Mar 11, 2018
The past twenty years, along with the promises and perils of the digital turn, have seen a robust engagement with the modernist archive. One can map nearly point for point the rise of the New Modernist Studies and the Modernist Studies Association with the rise of digital resources that have reenergized the field: the Modernist Journals Project (1997), the...
Oct 3, 2018
Cambridge, King’s College Library (1865). A. D. White Architectural Photographs, Cornell University Library.
When a convener adds Things Fall Apart (1959) to their syllabus something strange happens. If all goes well the class will read Chinua Achebe’s novel together, discussions will grow around the colonial history of Nigeria, and textual details will emerge from their conversation. Two systems will touch: context and close reading will intersect. The...
Jul 7, 2018
The information superhighway is paved with good intentions. This thought occurred to me earlier this summer, as I drove the Silicon Valley corridor of 101. “The first survivor of Alzheimer’s is out there,” one billboard declared. “Hello marijuana, goodbye anxiety,” announced a second (the company, Eaze, hand-delivers the substance, à la Instacart). “No data left behind,” avowed a third. Perhaps because I was headed to the ALA to deliver a paper on Edith Wharton’s satire of interwar...
Aug 18, 2018
On August 17, 1911, Methuen published E.V. Lucas and George Morrow’s What A Life!: An Autobiography .  In spite of the title, What A Life! is not an autobiography, at least not in the literal sense. Instead, it is a brief collage novel illustrated with engravings from Whiteley’s General Catalogue, originally a mail order publication and, at the time, the largest British department store.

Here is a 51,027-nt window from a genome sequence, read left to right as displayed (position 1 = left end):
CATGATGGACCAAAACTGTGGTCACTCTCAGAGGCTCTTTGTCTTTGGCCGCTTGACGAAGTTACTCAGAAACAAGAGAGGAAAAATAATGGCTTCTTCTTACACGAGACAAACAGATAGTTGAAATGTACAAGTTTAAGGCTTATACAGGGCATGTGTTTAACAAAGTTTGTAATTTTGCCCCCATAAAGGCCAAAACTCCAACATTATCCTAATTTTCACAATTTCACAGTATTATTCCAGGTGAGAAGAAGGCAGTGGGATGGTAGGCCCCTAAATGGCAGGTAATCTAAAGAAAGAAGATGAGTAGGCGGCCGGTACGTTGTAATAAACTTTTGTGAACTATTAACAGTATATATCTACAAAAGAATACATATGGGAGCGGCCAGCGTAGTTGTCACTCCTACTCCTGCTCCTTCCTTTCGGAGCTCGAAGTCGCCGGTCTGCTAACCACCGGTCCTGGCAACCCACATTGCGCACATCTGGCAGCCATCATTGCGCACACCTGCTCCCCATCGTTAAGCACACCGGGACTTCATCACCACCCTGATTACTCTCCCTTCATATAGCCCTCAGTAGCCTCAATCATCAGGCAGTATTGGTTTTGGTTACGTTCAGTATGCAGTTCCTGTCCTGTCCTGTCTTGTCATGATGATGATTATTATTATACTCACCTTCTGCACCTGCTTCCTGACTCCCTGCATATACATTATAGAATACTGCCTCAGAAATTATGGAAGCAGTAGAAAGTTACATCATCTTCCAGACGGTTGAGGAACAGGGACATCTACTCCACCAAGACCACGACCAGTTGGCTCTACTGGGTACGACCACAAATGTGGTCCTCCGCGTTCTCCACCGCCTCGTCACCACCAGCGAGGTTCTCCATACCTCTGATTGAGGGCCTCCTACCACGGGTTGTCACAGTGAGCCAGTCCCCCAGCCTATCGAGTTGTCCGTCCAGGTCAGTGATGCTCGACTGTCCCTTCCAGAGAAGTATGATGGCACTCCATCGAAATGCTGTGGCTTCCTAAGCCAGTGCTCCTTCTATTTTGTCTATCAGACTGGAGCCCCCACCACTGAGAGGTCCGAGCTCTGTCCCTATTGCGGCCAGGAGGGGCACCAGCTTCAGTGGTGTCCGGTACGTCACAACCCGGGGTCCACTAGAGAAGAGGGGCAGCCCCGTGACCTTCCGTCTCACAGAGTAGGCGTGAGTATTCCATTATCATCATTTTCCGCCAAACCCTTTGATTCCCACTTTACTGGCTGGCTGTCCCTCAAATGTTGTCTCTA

Apr 11, 2018
From this day forward, every time you see the name Roberto Busa invoked as a—or the— founding scholar of either quantitative or computational method in the humanities, we want you to mentally search and replace with another name: Josephine Miles.
Jul 4, 2018
The epigraph implies origin. As a literary device it often announces source material for a text, and it is a place where, presumably, the reading experience begins. The epigraphs I have placed above are modeled after the form that Samuel R. Delany uses for his 1995 novella “Atlantis: Model 1924,” which has two literary excerpts at the beginning of each chapter.  Four of the five chapters of “Atlantis: Model 1924” contain...
Apr 26, 2018
I’m taking over the Process blog from Lesley Wheeler at the moment when I’m nearly finished the process of writing my first book and am waiting for page proofs from the press.
Jan 4, 2018
What can the acknowledgements page of an academic book reveal to us about the discipline of literary studies? Scholarly acknowledgment is often characterized by the special fulsomeness of its intimate enumeration of gratitude. It’s easy to experience a kind of vertigo when moving from the cozy intimacy of these expressions of thanks to the rigorous delimitations and impersonal critical surveys of the introductory material that follows. What would it mean to close the gap between these modes—...